gatnerd

Military Guns and Ammunition

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This is intended for people interested in the subject of military guns and their ammunition, with emphasis on automatic weapons.

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NGSW Phase 2 Consolidation and info   Small Arms <20mm

Started 30/8/19 by gatnerd; 520447 views.
Red7272

From: Red7272

6/9/19

gatnerd said...

Emeric, do you need to sue?

This looks very similar to something he showed us years ago. Polymer case with a thickened shoulder that was glued to the projectile. It would make long ogive version of existing round possible.

In reply toRe: msg 59
gatnerd

From: gatnerd

7/9/19

It also appears similar to this 25x145mm exerimetal polymer/neckless case:

http://www.quarryhs.co.uk/tankammo5.html

In reply toRe: msg 60
Wessels3

From: Wessels3

7/9/19

Just for interest sake, the recoil energy of a few relevant rounds:

The MARS/Cobalt 6.8 cartridge: 14.0 kg.m/s. 140 grains at 3200 ft/sec., using an estimated 56 grains of propellant: 15 kg.m/s. 

30-06:             12.3 kg.m/s.  (150gr at 2800 ft/sec + 50gr of propellant)

7.62 NATO:      11.6 kg.m/s. (150gr @ 2700 ft/sec + 45gr propellant)

The 6.8 cartridge has about 14% more recoil than the 30-06. We know that the second model FG42 was "reasonably" controllable on full-auto, with a cartridge similar in power to the 30-06. It did have an efficient muzzle brake though, and a well designed stock.

gatnerd

From: gatnerd

7/9/19

"Just for interest sake, the recoil energy of a few relevant rounds:

The MARS/Cobalt 6.8 cartridge: 14.0 kg.m/s. 140 grains at 3200 ft/sec., using an estimated 56 grains of propellant: 15 kg.m/s. 

30-06:             12.3 kg.m/s.  (150gr at 2800 ft/sec + 50gr of propellant)

7.62 NATO:      11.6 kg.m/s. (150gr @ 2700 ft/sec + 45gr propellant)

The 6.8 cartridge has about 14% more recoil than the 30-06. We know that the second model FG42 was "reasonably" controllable on full-auto, with a cartridge similar in power to the 30-06. It did have an efficient muzzle brake though, and a well designed stock."

Good info.

In terms of recoil, its worth noting that suppressors reduce recoil by ~25-45% depending on suppressor and cartridge.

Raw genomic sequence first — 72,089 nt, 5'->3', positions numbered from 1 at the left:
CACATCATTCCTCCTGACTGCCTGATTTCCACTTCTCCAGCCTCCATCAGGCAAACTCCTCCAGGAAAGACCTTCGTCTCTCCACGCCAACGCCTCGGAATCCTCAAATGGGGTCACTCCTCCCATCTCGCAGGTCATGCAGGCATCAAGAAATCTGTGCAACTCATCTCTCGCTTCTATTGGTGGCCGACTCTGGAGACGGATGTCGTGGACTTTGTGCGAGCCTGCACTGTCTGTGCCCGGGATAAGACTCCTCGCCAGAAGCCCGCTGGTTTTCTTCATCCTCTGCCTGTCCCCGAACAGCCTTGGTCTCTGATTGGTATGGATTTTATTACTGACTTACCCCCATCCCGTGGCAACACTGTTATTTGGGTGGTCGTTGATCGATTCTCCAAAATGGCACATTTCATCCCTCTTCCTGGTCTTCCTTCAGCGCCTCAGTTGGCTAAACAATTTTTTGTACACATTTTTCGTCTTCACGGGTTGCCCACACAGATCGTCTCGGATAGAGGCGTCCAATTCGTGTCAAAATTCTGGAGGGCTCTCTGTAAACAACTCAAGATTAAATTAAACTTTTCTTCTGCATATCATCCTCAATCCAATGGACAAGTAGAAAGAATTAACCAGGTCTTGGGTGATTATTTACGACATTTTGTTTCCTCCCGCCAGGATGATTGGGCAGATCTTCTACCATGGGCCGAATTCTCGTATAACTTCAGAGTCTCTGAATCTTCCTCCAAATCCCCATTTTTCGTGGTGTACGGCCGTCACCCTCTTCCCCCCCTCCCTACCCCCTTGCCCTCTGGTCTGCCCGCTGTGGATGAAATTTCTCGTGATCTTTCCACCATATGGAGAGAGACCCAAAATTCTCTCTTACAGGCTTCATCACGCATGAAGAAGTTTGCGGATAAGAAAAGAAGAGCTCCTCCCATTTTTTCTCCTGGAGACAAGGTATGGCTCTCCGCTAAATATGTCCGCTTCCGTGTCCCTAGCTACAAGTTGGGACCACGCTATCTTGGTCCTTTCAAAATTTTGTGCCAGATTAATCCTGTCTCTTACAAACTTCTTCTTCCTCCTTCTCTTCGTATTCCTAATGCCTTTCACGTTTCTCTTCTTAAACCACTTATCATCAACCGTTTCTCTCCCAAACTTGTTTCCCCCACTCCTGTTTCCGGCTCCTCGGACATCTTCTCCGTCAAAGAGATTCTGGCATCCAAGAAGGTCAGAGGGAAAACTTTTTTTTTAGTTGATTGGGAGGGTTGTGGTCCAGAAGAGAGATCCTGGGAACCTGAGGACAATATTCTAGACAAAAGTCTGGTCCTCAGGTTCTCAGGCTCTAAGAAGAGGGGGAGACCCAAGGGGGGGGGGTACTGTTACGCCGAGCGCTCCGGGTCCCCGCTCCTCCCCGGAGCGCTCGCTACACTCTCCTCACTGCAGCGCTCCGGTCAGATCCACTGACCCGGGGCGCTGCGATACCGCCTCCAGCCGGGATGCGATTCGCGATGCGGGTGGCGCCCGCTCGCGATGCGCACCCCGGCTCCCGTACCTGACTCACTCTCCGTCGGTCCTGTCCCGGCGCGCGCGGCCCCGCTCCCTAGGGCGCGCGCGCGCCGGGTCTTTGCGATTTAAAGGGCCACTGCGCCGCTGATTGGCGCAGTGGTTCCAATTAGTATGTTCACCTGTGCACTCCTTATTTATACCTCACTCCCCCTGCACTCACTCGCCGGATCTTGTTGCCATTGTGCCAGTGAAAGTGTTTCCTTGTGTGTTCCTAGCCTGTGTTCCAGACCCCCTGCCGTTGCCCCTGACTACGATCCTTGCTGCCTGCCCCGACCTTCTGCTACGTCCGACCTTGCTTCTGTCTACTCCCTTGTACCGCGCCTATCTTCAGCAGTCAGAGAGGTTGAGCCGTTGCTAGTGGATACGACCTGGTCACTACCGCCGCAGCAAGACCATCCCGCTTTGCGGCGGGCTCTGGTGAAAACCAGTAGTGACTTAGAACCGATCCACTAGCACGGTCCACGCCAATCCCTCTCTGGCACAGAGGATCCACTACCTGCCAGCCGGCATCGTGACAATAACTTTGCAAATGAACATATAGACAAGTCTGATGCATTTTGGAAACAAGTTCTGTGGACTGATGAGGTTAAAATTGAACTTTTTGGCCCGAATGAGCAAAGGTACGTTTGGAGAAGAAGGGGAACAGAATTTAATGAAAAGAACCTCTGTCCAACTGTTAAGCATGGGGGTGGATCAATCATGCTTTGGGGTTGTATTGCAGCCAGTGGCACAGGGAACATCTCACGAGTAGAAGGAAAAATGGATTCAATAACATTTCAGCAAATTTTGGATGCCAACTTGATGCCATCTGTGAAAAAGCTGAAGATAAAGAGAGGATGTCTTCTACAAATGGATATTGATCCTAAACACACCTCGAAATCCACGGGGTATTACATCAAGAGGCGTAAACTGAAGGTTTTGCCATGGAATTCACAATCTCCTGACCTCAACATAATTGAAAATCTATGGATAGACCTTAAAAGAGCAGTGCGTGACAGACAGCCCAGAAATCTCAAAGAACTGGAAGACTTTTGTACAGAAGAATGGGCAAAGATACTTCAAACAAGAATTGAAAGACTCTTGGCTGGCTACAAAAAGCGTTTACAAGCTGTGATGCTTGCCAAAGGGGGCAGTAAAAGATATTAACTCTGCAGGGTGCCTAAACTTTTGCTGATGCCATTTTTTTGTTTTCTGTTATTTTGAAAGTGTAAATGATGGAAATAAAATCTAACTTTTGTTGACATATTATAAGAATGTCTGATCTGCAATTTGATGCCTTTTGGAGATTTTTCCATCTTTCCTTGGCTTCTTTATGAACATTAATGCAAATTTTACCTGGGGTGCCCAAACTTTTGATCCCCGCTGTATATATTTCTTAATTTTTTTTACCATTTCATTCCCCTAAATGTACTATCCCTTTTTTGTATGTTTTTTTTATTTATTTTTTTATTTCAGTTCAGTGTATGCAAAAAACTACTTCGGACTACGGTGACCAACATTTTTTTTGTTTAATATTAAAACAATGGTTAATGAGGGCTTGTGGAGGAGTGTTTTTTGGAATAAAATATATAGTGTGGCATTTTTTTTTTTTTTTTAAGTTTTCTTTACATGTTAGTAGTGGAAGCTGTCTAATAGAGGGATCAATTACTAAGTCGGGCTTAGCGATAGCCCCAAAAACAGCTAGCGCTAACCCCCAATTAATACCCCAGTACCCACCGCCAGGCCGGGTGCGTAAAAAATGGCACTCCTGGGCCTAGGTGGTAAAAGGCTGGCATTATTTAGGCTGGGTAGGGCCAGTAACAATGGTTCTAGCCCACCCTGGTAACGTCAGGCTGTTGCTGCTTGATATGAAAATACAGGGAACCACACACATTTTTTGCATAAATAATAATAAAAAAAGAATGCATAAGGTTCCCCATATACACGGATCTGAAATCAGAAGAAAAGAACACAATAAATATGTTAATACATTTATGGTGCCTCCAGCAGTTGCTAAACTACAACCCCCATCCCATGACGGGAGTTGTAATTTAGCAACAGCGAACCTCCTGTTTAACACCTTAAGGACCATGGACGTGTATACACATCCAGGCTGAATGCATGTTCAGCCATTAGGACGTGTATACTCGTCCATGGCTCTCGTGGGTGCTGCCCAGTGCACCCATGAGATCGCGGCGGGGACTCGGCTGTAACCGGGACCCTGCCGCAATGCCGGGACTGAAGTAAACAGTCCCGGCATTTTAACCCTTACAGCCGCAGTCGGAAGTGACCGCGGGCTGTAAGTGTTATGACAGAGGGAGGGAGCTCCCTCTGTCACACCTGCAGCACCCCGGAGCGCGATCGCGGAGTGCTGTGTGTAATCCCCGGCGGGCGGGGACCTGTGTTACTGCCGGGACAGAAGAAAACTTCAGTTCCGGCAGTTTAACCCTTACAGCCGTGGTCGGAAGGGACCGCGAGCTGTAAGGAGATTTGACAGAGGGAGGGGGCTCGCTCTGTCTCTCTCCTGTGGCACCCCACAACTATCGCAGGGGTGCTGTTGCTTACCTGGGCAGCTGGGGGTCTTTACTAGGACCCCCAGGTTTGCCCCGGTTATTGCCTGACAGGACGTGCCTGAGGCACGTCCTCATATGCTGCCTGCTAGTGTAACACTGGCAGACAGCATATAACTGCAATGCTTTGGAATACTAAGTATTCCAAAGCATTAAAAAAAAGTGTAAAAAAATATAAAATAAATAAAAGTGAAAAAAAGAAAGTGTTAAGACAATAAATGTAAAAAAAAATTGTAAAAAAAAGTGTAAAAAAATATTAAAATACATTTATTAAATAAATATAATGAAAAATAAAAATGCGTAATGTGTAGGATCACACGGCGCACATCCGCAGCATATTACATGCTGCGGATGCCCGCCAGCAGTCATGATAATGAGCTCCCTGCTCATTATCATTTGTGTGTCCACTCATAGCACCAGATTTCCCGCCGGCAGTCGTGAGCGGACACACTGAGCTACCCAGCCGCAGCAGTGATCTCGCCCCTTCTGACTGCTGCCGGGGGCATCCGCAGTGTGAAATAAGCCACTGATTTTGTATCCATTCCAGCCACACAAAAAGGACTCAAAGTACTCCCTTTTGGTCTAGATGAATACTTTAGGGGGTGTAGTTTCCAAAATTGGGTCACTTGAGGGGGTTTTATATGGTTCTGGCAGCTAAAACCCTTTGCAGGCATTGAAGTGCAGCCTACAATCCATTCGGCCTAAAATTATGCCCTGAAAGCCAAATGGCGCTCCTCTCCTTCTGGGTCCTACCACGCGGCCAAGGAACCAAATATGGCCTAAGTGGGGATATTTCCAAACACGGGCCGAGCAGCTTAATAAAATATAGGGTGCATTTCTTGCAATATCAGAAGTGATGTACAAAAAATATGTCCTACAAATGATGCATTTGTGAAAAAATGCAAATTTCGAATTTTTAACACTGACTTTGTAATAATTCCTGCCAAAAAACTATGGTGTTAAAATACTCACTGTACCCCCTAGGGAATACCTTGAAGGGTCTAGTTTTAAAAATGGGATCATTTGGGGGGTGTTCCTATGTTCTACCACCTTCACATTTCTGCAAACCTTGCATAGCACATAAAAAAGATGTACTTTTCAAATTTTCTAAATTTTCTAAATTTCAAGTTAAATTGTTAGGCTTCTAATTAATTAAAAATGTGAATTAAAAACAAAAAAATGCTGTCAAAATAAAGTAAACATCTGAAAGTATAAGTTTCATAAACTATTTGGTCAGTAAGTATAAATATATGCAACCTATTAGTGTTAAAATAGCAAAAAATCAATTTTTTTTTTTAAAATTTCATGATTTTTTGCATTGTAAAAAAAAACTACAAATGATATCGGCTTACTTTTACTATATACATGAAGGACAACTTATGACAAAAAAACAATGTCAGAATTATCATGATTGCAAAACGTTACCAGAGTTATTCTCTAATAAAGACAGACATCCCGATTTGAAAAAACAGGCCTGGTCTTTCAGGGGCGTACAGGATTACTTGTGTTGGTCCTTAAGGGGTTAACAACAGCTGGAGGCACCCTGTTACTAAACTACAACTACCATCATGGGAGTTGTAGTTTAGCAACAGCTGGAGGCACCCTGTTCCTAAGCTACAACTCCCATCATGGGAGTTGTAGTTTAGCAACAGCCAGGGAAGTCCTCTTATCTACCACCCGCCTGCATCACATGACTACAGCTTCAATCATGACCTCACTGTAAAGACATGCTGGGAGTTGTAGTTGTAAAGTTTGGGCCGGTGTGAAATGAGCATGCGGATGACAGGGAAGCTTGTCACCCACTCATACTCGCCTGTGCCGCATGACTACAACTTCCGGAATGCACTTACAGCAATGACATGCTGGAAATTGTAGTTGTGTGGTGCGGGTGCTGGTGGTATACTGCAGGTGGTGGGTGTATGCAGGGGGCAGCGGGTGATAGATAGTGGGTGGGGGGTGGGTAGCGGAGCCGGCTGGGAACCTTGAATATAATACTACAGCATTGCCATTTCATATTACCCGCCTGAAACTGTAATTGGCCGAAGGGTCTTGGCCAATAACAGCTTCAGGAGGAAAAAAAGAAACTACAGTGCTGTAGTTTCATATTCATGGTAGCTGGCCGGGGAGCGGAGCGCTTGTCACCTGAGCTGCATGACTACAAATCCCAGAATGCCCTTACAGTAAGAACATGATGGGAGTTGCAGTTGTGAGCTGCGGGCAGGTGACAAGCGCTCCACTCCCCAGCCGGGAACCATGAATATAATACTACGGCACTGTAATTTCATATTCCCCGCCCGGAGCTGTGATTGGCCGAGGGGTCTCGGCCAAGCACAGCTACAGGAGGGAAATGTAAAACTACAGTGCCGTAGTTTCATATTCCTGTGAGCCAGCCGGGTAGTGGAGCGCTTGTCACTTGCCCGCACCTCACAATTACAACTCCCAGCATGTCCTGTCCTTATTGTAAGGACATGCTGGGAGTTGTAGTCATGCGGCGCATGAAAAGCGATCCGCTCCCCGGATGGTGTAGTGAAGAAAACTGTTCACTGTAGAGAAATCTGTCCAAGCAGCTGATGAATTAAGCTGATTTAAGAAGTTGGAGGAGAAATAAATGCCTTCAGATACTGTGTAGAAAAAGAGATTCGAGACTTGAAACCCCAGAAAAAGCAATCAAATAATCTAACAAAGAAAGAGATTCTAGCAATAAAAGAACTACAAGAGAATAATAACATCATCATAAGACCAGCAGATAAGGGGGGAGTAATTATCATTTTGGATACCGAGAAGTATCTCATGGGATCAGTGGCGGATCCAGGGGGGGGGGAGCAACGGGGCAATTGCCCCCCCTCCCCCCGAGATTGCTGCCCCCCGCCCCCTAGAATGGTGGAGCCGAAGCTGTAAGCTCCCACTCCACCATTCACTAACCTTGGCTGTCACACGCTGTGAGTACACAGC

One .308 test:

With a 25% recoil reduction, it would be 10.5kg/ms

33% = 9.38 m/s

Then there's also the effect of hanging a 1lb metal tube on the muzzle, which should certainly help to reduce muzzle climb. 

  • Edited 07 September 2019 8:58  by  gatnerd
poliorcetes

From: poliorcetes

7/9/19

How a suppressor can reduce recoil by 45%?

 

I mean, blowed gas are responsible of a minor part of recoil. A suppressor eliminates reaction forces caused by gas, but it is not used as a counter-recoil force against recoil direction like a muzzle brake does diverting gas at high speed

gatnerd

From: gatnerd

7/9/19

"I mean, blowed gas are responsible of a minor part of recoil. A suppressor eliminates reaction forces caused by gas, but it is not used as a counter-recoil force against recoil direction like a muzzle brake does diverting gas at high speed."

Gas is responsible for like 50% of the recoil of a rifle.

https://www.thetruthaboutguns.com/ar-15-muzzle-brake-shootout-3/

Muzzle devices can have a profound effect on recoil. In 5.56, the dead air sandman suppressor reduces recoil by 46%. The best muzzle break reduces it by 78%, but with intollerable levels of blast. 

The Surefire Warcomp, the ideal military compensator/flash hider, cuts recoil by 35%.

 

EmericD

From: EmericD

7/9/19

poliorcetes said...

I mean, blowed gas are responsible of a minor part of recoil. A suppressor eliminates reaction forces caused by gas, but it is not used as a counter-recoil force against recoil direction like a muzzle brake does diverting gas at high speed

For handguns, yes, but for rifles powder load is a substantial part of the recoil.